Japanese film director Kō Nakahira (1926-1978) was a projectionist who opened fire on a nation’s hardline stance on sexual expression. Over a decade in which Japan saw socioeconomic disparity between the younger generation and the old, Nakahira’s filmic persona presented a unified and twisting description of psychosexual taboos in Japanese New Wave cinema.
Suna No Ue No Shokubutsu-gun, Flora on the Sand (1964)
Cosmetic salesman Ichiro Igi is a martyr to his own desires. Consumed by thoughts of his father’s alleged lovemaking with his own childhood sweetheart, he divests all of his attention to the profane. His sexual exploits continue to jag downwards. After soliciting a young girl in uniform, he promises to aid her in sexually humiliating her older sister after making her his mistress.
One scene presents a woman who strips elaborately to a traditional dance in a private show – a nod to the Japanese origins of jōruri and nagauta in kabuki theatre. She prostrates herself on the floor, and the stymied motion of her arms uncovering her body implies nudity though it is never shown. The camera cuts to a shot of three men behind a panel in pitch darkness, except for their eyes that emerge from a solitary slant of light as glowing embers. The woman’s vague, writhing form is slowly reflected in their pupils.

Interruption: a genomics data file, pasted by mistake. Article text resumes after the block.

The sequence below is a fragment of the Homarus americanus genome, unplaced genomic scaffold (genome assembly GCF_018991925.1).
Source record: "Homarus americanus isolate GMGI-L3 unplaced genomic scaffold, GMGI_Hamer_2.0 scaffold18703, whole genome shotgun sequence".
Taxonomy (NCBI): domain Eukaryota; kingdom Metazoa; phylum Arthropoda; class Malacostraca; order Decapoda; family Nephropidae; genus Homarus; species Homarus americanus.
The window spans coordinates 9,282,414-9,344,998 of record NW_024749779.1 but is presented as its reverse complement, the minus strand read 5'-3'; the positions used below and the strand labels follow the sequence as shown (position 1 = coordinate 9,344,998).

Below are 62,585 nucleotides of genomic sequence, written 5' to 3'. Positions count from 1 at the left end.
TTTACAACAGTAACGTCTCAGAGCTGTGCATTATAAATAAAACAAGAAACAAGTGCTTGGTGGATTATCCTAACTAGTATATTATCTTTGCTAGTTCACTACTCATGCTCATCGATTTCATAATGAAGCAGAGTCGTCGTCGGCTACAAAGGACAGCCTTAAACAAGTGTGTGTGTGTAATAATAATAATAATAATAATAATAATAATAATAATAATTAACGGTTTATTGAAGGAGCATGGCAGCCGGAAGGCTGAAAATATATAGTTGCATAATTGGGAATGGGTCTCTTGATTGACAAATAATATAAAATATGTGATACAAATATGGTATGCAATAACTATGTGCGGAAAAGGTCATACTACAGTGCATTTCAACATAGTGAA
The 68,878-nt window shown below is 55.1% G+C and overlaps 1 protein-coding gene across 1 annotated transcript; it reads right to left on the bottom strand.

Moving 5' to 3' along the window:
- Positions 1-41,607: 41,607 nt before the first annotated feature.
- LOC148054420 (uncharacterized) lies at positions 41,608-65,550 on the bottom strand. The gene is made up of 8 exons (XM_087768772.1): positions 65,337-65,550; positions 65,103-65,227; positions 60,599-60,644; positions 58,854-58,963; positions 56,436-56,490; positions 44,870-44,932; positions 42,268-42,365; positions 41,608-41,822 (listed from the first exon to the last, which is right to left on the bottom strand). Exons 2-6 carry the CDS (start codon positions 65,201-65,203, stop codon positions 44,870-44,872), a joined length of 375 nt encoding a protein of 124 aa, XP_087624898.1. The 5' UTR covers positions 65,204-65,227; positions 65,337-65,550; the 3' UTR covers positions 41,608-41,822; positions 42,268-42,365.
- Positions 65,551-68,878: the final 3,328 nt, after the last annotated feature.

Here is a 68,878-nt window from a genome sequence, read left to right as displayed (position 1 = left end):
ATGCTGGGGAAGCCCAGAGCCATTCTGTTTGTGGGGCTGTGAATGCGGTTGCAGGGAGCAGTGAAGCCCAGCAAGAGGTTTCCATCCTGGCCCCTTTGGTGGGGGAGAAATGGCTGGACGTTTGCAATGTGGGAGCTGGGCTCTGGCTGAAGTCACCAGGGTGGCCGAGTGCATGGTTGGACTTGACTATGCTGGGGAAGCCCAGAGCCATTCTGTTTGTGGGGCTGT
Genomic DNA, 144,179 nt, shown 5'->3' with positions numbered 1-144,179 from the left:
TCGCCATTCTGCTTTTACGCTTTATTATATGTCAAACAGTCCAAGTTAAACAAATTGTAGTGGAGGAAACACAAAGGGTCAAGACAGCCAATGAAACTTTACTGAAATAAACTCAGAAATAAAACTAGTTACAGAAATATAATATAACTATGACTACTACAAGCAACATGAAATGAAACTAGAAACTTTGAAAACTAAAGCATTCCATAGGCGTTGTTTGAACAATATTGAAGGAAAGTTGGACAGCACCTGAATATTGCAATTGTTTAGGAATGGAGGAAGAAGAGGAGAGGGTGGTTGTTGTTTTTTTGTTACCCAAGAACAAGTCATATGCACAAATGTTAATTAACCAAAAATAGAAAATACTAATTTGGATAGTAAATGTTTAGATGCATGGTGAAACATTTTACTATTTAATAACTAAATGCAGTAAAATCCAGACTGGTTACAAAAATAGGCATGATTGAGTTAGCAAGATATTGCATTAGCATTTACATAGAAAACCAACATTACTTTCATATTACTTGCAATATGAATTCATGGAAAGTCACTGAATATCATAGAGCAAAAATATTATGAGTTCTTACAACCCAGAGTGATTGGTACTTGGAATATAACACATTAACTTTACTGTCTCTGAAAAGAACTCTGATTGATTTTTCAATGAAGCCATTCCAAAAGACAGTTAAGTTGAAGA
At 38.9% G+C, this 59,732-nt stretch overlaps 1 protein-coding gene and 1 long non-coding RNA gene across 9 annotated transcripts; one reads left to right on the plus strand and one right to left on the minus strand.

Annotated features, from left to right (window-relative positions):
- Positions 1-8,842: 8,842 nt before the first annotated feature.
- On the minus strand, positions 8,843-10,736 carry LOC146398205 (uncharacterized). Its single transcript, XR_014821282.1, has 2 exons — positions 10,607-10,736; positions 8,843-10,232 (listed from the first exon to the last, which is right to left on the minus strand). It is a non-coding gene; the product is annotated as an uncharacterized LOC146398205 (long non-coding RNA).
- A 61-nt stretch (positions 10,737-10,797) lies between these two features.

Perversion here becomes a thing of mythology; the men talk about groping over tea, and during a haircut Ichiro is told about a married brother and sister who ran a small eel business from their house. They kept all doors locked, except for a delivery window where they exchanged contra for their suppliers. They never parted with the eel livers. This, suspects the barber, was because the two kept those sacred parts to eat for themselves. The conversation and lore presents as a kind of sensationalised proxy that can be read as a cultural attitude towards the despondent and depraved.
In the sexual climax of the film, as Ichiro wrestles with his disjointed needs, the sisters coalesce into one another – the elder sister, who is openly sadomasochistic and shares an affinity for rope play, and the younger, who is a vengeful schoolgirl. Ichiro makes the firstborn wipe off her lipstick and the latter smear some on with force. The sisters’ faces merge in-frame, panning back and forth between the two to form an indiscernible blob, now both have culminated in the nebulousness of Ichiro’s own frustrated desire for union. With whom? It doesn’t really matter. For all his mania, the women are little more than props.
The beauty of the female form and the depiction of sexual advances are both confined to delicately gratuitous visuals – lace-crimped undergarments dropping onto a tatami mat, a crimson blob bleeding its way atop of a tricoloured mural, the motion of a woman’s back retreating into darkness as a man follows in pursuit. With a film that is heralded as a trailblazer of the Pinku Ero-production of Japan, Nakahira is evocatively succinct without being ribald.
A bridled descent into madness, Flora on the Sand typifies the indecipherable – what a man wants to take and cannot have is paralleled in grand scale with his nation’s own margins of restraint.